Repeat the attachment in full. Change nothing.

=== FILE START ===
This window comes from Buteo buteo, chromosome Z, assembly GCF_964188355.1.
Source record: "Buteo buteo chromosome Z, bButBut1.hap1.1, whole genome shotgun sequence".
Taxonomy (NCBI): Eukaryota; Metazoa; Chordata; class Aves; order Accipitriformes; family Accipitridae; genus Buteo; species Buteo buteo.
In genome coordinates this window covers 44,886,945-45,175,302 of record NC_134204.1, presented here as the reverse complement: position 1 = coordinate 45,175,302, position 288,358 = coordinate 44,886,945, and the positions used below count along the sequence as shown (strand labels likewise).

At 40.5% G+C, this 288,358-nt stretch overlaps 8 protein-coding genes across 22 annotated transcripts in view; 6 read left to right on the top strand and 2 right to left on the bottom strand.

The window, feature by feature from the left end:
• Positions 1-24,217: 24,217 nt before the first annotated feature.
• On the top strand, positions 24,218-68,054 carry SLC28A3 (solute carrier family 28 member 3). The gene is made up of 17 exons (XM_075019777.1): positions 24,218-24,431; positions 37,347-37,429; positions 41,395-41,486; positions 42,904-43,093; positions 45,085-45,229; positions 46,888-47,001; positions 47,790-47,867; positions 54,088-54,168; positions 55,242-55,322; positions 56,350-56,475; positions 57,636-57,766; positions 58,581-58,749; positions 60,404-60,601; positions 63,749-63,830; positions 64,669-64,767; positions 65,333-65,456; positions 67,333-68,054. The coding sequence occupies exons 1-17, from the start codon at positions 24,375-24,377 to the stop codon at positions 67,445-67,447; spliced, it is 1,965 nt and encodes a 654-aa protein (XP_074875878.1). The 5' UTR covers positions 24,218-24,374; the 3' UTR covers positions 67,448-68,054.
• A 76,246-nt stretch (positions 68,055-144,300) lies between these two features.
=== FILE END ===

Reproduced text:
This window comes from Buteo buteo, chromosome Z, assembly GCF_964188355.1.
Source record: "Buteo buteo chromosome Z, bButBut1.hap1.1, whole genome shotgun sequence".
Taxonomy (NCBI): Eukaryota; Metazoa; Chordata; class Aves; order Accipitriformes; family Accipitridae; genus Buteo; species Buteo buteo.
In genome coordinates this window covers 44,886,945-45,175,302 of record NC_134204.1, presented here as the reverse complement: position 1 = coordinate 45,175,302, position 288,358 = coordinate 44,886,945, and the positions used below count along the sequence as shown (strand labels likewise).

At 40.5% G+C, this 288,358-nt stretch overlaps 8 protein-coding genes across 22 annotated transcripts in view; 6 read left to right on the top strand and 2 right to left on the bottom strand.

The window, feature by feature from the left end:
• Positions 1-24,217: 24,217 nt before the first annotated feature.
• On the top strand, positions 24,218-68,054 carry SLC28A3 (solute carrier family 28 member 3). The gene is made up of 17 exons (XM_075019777.1): positions 24,218-24,431; positions 37,347-37,429; positions 41,395-41,486; positions 42,904-43,093; positions 45,085-45,229; positions 46,888-47,001; positions 47,790-47,867; positions 54,088-54,168; positions 55,242-55,322; positions 56,350-56,475; positions 57,636-57,766; positions 58,581-58,749; positions 60,404-60,601; positions 63,749-63,830; positions 64,669-64,767; positions 65,333-65,456; positions 67,333-68,054. The coding sequence occupies exons 1-17, from the start codon at positions 24,375-24,377 to the stop codon at positions 67,445-67,447; spliced, it is 1,965 nt and encodes a 654-aa protein (XP_074875878.1). The 5' UTR covers positions 24,218-24,374; the 3' UTR covers positions 67,448-68,054.
• A 76,246-nt stretch (positions 68,055-144,300) lies between these two features.